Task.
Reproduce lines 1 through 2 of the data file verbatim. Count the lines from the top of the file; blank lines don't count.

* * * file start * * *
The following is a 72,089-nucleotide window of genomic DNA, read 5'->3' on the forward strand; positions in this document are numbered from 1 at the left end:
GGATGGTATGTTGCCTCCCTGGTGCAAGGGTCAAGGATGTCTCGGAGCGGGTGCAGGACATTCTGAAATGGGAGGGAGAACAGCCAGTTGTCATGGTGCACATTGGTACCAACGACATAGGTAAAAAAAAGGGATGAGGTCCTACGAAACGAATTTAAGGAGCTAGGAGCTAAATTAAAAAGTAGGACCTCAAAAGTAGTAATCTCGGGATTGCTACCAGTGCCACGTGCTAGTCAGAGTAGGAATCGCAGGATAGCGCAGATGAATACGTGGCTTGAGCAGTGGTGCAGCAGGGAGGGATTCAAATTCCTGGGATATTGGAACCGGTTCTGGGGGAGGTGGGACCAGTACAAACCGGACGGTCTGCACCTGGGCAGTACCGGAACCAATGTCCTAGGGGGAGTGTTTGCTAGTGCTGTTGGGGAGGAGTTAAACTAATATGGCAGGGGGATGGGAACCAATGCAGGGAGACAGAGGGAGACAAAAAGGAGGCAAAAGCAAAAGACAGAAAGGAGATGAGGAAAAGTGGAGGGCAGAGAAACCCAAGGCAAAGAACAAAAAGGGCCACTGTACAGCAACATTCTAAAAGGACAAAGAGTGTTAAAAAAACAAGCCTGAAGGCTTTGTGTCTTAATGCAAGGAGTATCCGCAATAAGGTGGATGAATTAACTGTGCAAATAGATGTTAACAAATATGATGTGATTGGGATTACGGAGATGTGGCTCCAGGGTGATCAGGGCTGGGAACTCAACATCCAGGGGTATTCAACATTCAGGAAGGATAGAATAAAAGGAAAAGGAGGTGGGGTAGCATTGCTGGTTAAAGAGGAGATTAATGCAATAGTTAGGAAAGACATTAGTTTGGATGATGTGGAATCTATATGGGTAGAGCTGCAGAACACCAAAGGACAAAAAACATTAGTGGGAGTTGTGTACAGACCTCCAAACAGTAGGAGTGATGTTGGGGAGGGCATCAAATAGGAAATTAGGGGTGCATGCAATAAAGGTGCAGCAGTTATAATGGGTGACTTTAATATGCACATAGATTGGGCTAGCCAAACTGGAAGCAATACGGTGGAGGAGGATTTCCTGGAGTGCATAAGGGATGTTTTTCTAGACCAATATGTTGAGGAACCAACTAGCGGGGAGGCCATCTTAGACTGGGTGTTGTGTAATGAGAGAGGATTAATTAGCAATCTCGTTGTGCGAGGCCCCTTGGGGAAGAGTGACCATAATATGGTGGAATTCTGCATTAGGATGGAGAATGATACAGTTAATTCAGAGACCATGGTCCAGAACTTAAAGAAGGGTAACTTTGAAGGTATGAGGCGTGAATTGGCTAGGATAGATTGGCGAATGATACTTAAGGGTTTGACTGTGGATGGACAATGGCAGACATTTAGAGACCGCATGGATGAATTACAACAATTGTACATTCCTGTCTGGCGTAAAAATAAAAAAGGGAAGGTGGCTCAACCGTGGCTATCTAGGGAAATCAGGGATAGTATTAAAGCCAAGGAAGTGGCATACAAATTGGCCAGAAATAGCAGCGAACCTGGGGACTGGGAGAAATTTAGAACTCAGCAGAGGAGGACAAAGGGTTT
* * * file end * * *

The following is a 72,089-nucleotide window of genomic DNA, read 5'->3' on the forward strand; positions in this document are numbered from 1 at the left end:
GGATGGTATGTTGCCTCCCTGGTGCAAGGGTCAAGGATGTCTCGGAGCGGGTGCAGGACATTCTGAAATGGGAGGGAGAACAGCCAGTTGTCATGGTGCACATTGGTACCAACGACATAGGTAAAAAAAAGGGATGAGGTCCTACGAAACGAATTTAAGGAGCTAGGAGCTAAATTAAAAAGTAGGACCTCAAAAGTAGTAATCTCGGGATTGCTACCAGTGCCACGTGCTAGTCAGAGTAGGAATCGCAGGATAGCGCAGATGAATACGTGGCTTGAGCAGTGGTGCAGCAGGGAGGGATTCAAATTCCTGGGATATTGGAACCGGTTCTGGGGGAGGTGGGACCAGTACAAACCGGACGGTCTGCACCTGGGCAGTACCGGAACCAATGTCCTAGGGGGAGTGTTTGCTAGTGCTGTTGGGGAGGAGTTAAACTAATATGGCAGGGGGATGGGAACCAATGCAGGGAGACAGAGGGAGACAAAAAGGAGGCAAAAGCAAAAGACAGAAAGGAGATGAGGAAAAGTGGAGGGCAGAGAAACCCAAGGCAAAGAACAAAAAGGGCCACTGTACAGCAACATTCTAAAAGGACAAAGAGTGTTAAAAAAACAAGCCTGAAGGCTTTGTGTCTTAATGCAAGGAGTATCCGCAATAAGGTGGATGAATTAACTGTGCAAATAGATGTTAACAAATATGATGTGATTGGGATTACGGAGATGTGGCTCCAGGGTGATCAGGGCTGGGAACTCAACATCCAGGGGTATTCAACATTCAGGAAGGATAGAATAAAAGGAAAAGGAGGTGGGGTAGCATTGCTGGTTAAAGAGGAGATTAATGCAATAGTTAGGAAAGACATTAGTTTGGATGATGTGGAATCTATATGGGTAGAGCTGCAGAACACCAAAGGACAAAAAACATTAGTGGGAGTTGTGTACAGACCTCCAAACAGTAGGAGTGATGTTGGGGAGGGCATCAAATAGGAAATTAGGGGTGCATGCAATAAAGGTGCAGCAGTTATAATGGGTGACTTTAATATGCACATAGATTGGGCTAGCCAAACTGGAAGCAATACGGTGGAGGAGGATTTCCTGGAGTGCATAAGGGATGTTTTTCTAGACCAATATGTTGAGGAACCAACTAGCGGGGAGGCCATCTTAGACTGGGTGTTGTGTAATGAGAGAGGATTAATTAGCAATCTCGTTGTGCGAGGCCCCTTGGGGAAGAGTGACCATAATATGGTGGAATTCTGCATTAGGATGGAGAATGATACAGTTAATTCAGAGACCATGGTCCAGAACTTAAAGAAGGGTAACTTTGAAGGTATGAGGCGTGAATTGGCTAGGATAGATTGGCGAATGATACTTAAGGGTTTGACTGTGGATGGACAATGGCAGACATTTAGAGACCGCATGGATGAATTACAACAATTGTACATTCCTGTCTGGCGTAAAAATAAAAAAGGGAAGGTGGCTCAACCGTGGCTATCTAGGGAAATCAGGGATAGTATTAAAGCCAAGGAAGTGGCATACAAATTGGCCAGAAATAGCAGCGAACCTGGGGACTGGGAGAAATTTAGAACTCAGCAGAGGAGGACAAAGGGTTT